“You’re not seriously doing this, are you?”
I stuffed the last of my shirts into the heavy traveling bag I’d appropriated from the supply room. “I am seriously doing this. You should too.”
“What if they come after you?” Tasha said curiously.
“Let them. I don’t give a fuck. If I have to, I’ll move to bloody Tevinter. I’m not coming back here.”
“Kai, they could make you.” She stretched out on my bed, lying on her right side with her head propped in her hand.
I stopped packing long enough to look at her. “They can try. They won't succeed. Anyway, I'd say they’re too busy watching their order fall to pieces these days.”
“Are you going to join the rebellion? I was thinking that might be the safest way to get out and stay out.”
I shook my head. “I don’t want to join the rebellion or any other group. I want to be on my own and I want a life. You know — like everyone else in Thedas gets.”
“What will you do?”
“I don’t know. I’ll figure it out.”
“Lots of people are scared of mages, you know. Especially now.”
I shrugged. “So I won’t let people know I’m a mage.”
“But your staff…”
“You want it? You’re right, it’d be a dead giveaway, so I’m not taking it.”
“You’re not taking it?” She sat back up, grey eyes wide with shock. “But you have to have a staff.”
“Why? I can do magic just fine without one.”
“Because it’s your staff,” she sputtered. “It’s- We- We always have a staff.”
I smirked at her. “I could make a very juvenile crack about having a perfectly good one in my trousers, you know.”
She threw my pillow at me. “Arse. You’re really going to leave it?”
“Really.” I tossed the pillow back on the bed. “I want out of here. I need out of here. Eighteen years is bloody long enough. Stay if you want, but I think you’re mad if you do.”
Even though she was only a year younger than me, she’d already been in the Circle for years when they dragged me there at thirteen. I assumed that’s why it had never bothered her as much.
She twirled a strand of wheat-coloured hair around her finger. “How are you going to leave?”
“I was thinking out the door would be workable.”
“Very funny. The templars aren’t completely gone yet, you know. They could still try to stop you.”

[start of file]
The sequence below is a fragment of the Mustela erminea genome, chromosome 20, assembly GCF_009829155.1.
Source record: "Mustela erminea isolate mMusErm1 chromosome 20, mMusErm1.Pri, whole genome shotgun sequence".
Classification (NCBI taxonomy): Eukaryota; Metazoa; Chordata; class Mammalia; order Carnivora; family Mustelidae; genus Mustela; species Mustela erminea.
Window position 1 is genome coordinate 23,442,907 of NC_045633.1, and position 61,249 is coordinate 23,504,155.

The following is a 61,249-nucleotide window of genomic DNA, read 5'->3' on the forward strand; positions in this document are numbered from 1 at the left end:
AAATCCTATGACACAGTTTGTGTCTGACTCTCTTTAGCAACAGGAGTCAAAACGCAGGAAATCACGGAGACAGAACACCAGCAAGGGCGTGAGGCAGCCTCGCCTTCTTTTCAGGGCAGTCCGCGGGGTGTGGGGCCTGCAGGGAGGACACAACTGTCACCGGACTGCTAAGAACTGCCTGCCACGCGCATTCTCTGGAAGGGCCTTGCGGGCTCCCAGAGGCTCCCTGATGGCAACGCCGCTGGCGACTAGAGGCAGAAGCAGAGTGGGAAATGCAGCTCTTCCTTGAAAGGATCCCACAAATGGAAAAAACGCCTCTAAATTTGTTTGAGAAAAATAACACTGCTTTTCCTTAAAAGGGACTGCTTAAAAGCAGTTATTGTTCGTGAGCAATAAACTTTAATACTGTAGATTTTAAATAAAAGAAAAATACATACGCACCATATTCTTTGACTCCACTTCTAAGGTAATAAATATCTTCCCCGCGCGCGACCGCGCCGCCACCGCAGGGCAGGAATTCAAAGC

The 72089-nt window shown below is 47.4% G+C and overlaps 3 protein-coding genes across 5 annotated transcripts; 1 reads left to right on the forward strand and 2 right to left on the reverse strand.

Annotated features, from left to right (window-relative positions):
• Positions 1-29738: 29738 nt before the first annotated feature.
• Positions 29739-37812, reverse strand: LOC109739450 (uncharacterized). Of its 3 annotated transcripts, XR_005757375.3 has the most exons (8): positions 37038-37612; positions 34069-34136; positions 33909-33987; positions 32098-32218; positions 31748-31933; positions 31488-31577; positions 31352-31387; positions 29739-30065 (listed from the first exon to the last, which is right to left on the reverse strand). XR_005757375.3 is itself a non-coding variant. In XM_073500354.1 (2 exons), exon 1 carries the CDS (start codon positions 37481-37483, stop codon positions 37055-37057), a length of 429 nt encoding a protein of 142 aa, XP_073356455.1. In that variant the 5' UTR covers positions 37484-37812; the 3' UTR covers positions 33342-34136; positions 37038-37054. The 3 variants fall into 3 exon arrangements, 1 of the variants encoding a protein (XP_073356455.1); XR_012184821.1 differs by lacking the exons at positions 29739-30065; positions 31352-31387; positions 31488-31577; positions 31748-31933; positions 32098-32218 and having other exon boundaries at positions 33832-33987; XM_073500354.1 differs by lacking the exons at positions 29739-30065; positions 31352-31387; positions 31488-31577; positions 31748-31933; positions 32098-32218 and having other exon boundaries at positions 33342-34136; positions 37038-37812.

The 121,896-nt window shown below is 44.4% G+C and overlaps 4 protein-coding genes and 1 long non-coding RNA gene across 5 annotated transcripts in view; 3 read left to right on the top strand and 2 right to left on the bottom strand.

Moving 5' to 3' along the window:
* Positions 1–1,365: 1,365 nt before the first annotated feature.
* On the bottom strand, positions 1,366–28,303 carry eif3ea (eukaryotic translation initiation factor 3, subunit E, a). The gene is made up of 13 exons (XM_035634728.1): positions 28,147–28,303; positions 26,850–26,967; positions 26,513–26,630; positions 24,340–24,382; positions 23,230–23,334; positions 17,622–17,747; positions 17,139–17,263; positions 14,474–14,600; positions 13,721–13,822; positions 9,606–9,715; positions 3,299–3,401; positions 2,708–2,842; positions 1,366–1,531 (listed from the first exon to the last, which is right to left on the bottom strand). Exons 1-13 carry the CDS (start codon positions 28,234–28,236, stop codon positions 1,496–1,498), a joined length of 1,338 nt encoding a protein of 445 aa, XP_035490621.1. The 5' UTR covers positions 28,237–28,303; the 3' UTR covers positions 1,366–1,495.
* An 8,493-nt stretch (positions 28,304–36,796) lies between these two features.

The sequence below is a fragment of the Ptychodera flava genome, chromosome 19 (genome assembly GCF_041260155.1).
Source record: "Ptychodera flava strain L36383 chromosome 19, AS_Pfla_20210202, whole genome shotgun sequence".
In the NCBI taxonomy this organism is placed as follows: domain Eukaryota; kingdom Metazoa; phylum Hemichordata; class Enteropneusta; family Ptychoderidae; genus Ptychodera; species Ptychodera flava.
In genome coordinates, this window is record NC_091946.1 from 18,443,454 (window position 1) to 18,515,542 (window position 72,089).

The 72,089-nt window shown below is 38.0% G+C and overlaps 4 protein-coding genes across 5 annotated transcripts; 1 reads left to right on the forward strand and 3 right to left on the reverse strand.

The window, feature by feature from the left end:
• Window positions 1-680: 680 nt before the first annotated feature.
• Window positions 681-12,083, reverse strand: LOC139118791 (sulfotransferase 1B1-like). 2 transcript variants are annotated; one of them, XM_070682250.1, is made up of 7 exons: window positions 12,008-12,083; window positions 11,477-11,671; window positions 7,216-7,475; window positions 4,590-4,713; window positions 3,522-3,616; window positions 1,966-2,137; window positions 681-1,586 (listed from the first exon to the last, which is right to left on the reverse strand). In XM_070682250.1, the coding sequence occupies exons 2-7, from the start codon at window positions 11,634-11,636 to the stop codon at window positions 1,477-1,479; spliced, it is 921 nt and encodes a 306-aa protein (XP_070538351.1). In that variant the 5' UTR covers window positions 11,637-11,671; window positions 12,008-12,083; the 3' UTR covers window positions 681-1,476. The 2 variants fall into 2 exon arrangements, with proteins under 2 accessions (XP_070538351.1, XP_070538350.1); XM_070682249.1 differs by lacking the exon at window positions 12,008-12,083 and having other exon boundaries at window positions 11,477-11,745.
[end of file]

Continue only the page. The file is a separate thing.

“I think most of the ones still here just don’t know where else to go, Tash. Besides, I was planning on using the east door.”
She squinted at me. “What makes the east door so special?”
“Who? Why do I not know that name?”
I grinned. “Because he doesn’t flirt with you. He’s the templar on door-duty there and we’ve had a thing going for the last year.”
“Waitaminute — are you telling me you’ve been banging a templar?”
I snorted, “Of course not. He’d consider that unprofessional and I am certainly not going to bang a templar. But he likes me and what can I say—profession aside, he’s not unattractive. We flirt. Sometimes we’ve gone as far as having a real conversation. It’s at least been a distraction. Hand me that leather case there, would you?”
She handed it to me, saying, “You’re sure he’ll just let you walk out?”
“Mm hm.” I checked to make sure my razor and strop were actually in the case and stowed it in the bag. “He’s very disillusioned with the templars these days. He’s thinking of leaving the order. He's also admitted he can see no reason for me to be locked up in here.”
"Was flirting with him part of your plan to escape?" She said it teasingly, but the look on her face suggested otherwise.
"Yes and no. He started flirting first, but I may have encouraged it a bit more with this in mind."
She grinned. "At least you admit it. Would you still have flirted with him if he wasn't good-looking?"
I thought about that while I reinforced the wards on my leather money pouch. "I don't know. Maybe. Depends on how not-good-looking we're talking and whether I'd ever be expected to follow through. Fortunately I didn't have to go down that path."
“So you also admit that you're shallow and exploitative."
"Shamelessly." I flashed a rakish smile then looked around the room, trying to find the one thing I’d invariably miss. They’d designed them to appear collegiate, but the rooms fell short. To me, at least, they looked exactly what they were—prettied up prison cells.
"Would he let me through too, do you think?”
“I don’t see why not. You should do it.”
“I really think I might join the rebellion,” she mused. “There are things I’d like to make happen.”
“Well, if anyone could make things happen, it’d be you. Your talents are just as wasted here as mine.”